Actually, not a cooling pact. I should be more accurate A pact to guide investment toward ” low emissions technology” between UK and Australia. Either way, probably some useless tax investment in hydrogen and CCS. Along the way they will sucker in some corporates to contribute so that they can then make some of those TV ads with virtual signalling. If you watch the Tokyo Olympics at the moment there’s endless Coles and Telstra ads showing wind turbines, solar panels and then claims for “Net Zero” by 2025.

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      Ronin

      I would love to know what KWH an average Coleworths would use what with refrigeration, air conditioning and lighting, and they think they will be CO2 neutral in 4 years time, LOL

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    Neville

    And Greenland’s close neighbour Iceland (1,200 klms) has been cooling for the last 8,000 years.
    The only time it has been colder than today is in the 1800s or the LIA. Also more ice today compared to that long period except the LIA.

    https://notrickszone.com/2020/12/14/modern-icelands-climate-is-colder-with-more-ice-than-any-other-time-in-the-last-8000-years-except-the-1800s/

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    RickWill

    The current glacial episode began in 1585. That is the last time, this precession cycle, that perihelion occurred before the austral summer solstice. The top of atmosphere insolation over the oceans has been in decline since then. There is more sunlight in the Northern Hemisphere but less in the Southern Hemisphere, which dominates the ocean surface area.

    The tropical North Atlantic is getting more sunlight in August through October thereby getting more water into the atmosphere after the boreal summer. We should expect to see more cyclonic storms in the North Atlantic in August and September. The boreal winters are becoming longer and colder as the time of aphelion moves closer to the boreal winter solstice. The Northern Hemisphere will experience greater extremes – warmer summers and cooler winters for the next 22kyr. By then, the next glaciation stage will be through the first period of rapid glaciation and will take a short pause or even slight reduction in land ice.

    Ten thousand years ago, when sea level was rising 1m per century, the sunlight over London was 30W/sq.m more than it got this June. The tropical North Atlantic was not getting any more sunlight than this year. Melting was trumping evaporation. In 3,000 years the sunlight over London will be 2W/sq.m down on today in June but the evaporation in the North Atlantic through August to October will double what it is today. Some of that water will end up on land and it will not melt the following year. That is the process of glaciation. It is a result of increasing extremes – hotter autumns in the tropics and cooler winters at high latitudes intensifying snow fall. Holland will again see frozen canals. The other bonus for Holland will be the falling sea level increasing the land area.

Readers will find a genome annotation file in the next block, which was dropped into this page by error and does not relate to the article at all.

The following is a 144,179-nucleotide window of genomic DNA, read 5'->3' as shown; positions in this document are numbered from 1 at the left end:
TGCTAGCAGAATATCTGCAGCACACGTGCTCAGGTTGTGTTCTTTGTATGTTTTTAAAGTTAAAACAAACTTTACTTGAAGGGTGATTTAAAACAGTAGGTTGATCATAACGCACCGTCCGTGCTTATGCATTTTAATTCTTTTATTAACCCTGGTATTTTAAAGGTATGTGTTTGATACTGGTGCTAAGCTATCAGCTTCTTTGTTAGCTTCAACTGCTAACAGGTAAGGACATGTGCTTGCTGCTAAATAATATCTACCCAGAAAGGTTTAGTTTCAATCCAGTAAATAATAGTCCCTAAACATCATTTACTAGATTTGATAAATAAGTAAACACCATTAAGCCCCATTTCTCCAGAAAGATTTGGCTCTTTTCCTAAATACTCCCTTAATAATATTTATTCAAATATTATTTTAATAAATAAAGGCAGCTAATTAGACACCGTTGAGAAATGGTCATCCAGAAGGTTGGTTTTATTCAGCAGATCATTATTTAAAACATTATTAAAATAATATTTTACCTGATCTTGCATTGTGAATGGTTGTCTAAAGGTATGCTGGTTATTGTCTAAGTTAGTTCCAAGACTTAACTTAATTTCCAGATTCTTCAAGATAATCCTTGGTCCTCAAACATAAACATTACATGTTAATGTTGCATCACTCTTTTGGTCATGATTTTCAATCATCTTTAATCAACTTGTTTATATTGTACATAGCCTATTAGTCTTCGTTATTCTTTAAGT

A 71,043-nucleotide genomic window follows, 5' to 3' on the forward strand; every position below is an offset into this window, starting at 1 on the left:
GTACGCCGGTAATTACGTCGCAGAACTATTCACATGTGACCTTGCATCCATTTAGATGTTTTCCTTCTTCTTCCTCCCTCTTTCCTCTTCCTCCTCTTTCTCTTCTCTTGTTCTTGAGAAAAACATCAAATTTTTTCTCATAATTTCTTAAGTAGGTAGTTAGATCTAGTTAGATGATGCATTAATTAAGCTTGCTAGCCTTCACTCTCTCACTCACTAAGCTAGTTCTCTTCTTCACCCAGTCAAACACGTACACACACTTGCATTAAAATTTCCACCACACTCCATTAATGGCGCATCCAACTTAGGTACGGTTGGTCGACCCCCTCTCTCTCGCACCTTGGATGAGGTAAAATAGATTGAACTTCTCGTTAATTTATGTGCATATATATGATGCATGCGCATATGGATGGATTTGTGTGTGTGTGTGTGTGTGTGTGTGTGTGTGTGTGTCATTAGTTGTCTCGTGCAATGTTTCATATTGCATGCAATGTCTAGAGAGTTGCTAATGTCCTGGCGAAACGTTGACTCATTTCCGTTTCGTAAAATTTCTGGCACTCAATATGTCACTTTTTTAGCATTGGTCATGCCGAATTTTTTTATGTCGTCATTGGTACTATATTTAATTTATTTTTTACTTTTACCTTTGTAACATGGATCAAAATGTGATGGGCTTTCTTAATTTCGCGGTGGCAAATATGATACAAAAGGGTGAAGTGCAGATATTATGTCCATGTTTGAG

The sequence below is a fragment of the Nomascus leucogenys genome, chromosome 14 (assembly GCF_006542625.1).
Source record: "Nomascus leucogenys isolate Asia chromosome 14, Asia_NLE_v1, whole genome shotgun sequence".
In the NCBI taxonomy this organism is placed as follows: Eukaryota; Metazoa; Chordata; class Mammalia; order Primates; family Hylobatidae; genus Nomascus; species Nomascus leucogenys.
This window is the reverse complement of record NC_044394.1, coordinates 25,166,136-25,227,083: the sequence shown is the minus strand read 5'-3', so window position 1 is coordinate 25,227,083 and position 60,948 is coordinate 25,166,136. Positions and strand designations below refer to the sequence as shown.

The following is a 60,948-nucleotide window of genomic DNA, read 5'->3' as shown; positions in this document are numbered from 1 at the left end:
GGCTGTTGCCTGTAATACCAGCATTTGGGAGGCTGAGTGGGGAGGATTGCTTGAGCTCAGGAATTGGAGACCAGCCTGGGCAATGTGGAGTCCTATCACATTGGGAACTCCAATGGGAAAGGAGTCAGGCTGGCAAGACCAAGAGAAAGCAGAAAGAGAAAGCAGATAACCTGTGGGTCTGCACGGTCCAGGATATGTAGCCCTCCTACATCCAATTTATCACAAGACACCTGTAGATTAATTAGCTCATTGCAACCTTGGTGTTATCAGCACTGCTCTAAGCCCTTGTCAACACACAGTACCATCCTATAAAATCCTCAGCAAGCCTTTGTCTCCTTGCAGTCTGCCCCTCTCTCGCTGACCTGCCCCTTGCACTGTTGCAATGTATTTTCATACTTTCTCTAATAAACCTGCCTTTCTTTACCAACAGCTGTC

The chart in the post is interesting because early glacial episodes were a single precession cycle of 23kyr length. About 2Myr ago the glaciation cycles expanded to 3 or 4 precession cycles. The significant change 2Myr ago was the formation of the Panama Isthmus. Prior to that time, the tropical Pacific and tropical Atlantic were connected.

    Another fact related to the global distribution of surface water is that the North Atlantic is a warm basin. Half of the surface area is south of 33N. Meanwhile the South Atlantic is a cold body – a reason Brazil does not get many tropical storms despite being in its warmest period in thousands of years. Since 1585, the tropical North Atlantic has been getting increasing sunlight, creating the conditions for glaciation, while the tropical South Atlantic has been getting less sunlight – that could be the precondition for the South Atlantic cooling that pulls the North Atlantic out of glaciation in about 100kyr. Or recovery from glaciation could be the dust build up as northern land masses become treeless and atmospheric dust build ups, increasing the light absorption of the ice.

    The long term trends in top of the atmosphere sunlight are small. Since 1585 the average insolation over northern oceans has increased by 0.1W/sq.m while the insolation over the southern oceans have reduced by a similar amount. It does not seam much but each year the solar energy available above the oceans has declined by 1,200,000 Hiroshimas. Equivalent to having 6 Australian bushfire seasons fewer EVERY year.